Alice Springs is supposedly the best place in Australia to buy Aboriginal Art, as a lot of it is made in and near Alice. And the galleries were numerous and amazing. I spent the better part of the day just looking through all the galleries and enjoying the brisk weather, as Alice was a pleasant 23 degrees and sunny. But like many things, the more choices you have, the harder the decision, and the amount of art was just overwhelming. I realized that I would just be buying something just to have it, and there wasn’t really one painting that I loved, at least one that I could afford. But it was a nice day to just walk around and window shop, and I made my way back to my hostel in the early evening. My bunkmates were all back in the room when I arrived, and after some settling in and chatting, we went to get some dinner in the hostel bar. It was an early night for me, since my tour left the hostel at 6am, and the other girls had an early morning as well.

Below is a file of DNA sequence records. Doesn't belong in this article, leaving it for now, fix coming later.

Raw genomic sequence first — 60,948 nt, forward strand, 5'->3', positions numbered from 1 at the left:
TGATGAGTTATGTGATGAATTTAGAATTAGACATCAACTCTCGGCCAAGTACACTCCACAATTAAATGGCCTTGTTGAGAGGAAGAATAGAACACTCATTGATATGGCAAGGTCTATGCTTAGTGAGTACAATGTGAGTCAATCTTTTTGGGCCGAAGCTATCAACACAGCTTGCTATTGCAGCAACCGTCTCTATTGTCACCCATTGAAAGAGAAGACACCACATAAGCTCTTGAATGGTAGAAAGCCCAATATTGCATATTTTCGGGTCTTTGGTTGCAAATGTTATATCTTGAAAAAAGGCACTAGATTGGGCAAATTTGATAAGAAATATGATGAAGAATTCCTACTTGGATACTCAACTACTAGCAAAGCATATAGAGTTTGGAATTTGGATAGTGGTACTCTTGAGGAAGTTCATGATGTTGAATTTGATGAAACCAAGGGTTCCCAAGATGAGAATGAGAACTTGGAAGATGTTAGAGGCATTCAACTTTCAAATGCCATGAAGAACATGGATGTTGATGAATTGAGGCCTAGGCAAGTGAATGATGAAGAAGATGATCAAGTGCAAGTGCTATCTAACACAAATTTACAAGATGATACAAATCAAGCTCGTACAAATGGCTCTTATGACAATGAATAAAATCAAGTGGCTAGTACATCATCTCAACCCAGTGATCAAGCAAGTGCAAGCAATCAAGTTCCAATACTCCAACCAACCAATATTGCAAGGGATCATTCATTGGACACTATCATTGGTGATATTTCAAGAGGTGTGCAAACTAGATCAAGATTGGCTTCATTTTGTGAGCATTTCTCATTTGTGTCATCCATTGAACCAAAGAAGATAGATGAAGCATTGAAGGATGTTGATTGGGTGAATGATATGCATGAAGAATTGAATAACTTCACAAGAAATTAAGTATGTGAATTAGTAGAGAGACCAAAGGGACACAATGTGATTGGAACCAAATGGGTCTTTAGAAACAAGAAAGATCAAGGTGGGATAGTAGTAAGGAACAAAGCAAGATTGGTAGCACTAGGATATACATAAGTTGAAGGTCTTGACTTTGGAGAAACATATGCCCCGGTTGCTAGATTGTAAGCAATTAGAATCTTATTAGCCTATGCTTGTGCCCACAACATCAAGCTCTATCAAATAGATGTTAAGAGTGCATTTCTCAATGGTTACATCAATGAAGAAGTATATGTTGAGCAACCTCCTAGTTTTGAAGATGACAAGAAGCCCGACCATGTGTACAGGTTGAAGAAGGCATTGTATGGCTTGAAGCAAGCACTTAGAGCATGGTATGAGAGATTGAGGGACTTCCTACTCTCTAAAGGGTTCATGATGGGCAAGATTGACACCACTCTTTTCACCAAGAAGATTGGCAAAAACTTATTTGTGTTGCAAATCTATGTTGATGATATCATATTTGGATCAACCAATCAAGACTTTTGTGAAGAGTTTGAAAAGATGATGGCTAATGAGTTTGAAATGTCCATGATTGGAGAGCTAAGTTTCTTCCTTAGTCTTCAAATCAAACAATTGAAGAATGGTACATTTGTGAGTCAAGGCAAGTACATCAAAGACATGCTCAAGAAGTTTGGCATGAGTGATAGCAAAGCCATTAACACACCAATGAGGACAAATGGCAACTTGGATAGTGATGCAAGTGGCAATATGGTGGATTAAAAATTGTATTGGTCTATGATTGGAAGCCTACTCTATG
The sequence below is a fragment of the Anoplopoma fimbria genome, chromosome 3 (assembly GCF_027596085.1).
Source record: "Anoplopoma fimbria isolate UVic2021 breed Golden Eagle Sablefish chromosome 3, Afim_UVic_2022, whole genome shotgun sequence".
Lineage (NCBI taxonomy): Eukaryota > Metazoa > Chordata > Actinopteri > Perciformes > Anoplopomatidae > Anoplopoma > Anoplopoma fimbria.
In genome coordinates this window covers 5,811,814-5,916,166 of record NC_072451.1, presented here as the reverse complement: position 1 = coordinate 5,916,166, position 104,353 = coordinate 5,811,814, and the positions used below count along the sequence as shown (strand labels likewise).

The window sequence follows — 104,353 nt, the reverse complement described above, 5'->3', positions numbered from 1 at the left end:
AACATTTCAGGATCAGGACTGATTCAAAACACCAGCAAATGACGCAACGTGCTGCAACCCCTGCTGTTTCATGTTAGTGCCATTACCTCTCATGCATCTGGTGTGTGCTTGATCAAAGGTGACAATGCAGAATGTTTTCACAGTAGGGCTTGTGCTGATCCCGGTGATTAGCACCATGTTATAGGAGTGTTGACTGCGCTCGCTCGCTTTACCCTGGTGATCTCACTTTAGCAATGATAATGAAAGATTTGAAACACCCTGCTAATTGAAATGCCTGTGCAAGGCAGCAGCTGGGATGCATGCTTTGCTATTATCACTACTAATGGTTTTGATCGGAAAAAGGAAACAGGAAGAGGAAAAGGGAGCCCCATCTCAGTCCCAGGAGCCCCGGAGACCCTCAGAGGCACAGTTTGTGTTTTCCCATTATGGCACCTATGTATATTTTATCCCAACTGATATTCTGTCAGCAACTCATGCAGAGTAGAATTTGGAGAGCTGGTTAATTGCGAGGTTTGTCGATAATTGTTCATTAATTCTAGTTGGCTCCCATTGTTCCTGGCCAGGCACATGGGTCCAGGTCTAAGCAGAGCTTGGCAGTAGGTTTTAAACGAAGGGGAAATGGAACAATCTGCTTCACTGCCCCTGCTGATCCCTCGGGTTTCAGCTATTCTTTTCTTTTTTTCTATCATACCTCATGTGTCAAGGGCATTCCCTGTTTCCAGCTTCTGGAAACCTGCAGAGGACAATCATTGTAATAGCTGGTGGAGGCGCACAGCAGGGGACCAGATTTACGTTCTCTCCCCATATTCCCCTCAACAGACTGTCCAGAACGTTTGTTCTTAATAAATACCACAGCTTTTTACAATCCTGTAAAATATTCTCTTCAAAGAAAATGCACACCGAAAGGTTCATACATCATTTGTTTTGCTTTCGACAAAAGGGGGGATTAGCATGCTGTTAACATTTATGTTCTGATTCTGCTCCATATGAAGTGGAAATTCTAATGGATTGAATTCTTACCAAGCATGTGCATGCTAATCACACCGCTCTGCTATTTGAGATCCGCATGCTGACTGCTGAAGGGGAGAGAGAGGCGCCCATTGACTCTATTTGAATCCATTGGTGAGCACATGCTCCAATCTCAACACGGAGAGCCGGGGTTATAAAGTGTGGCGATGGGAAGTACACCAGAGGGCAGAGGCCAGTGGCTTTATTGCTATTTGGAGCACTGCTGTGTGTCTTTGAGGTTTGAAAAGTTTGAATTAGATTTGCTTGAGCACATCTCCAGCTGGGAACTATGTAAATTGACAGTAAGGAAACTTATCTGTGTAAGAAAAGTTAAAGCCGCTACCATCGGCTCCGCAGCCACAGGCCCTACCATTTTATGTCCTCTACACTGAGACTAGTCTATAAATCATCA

The next morning, it was absolutely freezing cold. I never did find out the exact temperature, but I would guess about 12C. Luckily I was prepared, and had my fleece and jeans and long underwear with me, and after a quick breakfast and storage my luggage at the hostel, I boarded my tour bus. It was a bigger tour than I normally like, 24 people, but it was the cheapest by far in town, and I couldn’t justify a more expensive trip, especially because the transportation roundtrip to Alice was quite pricey. Uluru, and the other sights on the tour, were actually quite a ways away from Alice, and we settled into our seats for a long ride through the desert. Our first stop was at a camel farm, where for $5, you could take a 15 ride on a camel. I decided to take a pass on that, as it just didn’t seem worth all the fuss and bother, and stood huddled next to the other non-riders, waiting for the sun to come up and warm us. It eventually did, but by then we were on the road again, another couple of hundred kilometers, a stop at a roadhouse, and then to our first activity, which was a hike through King’s Canyon.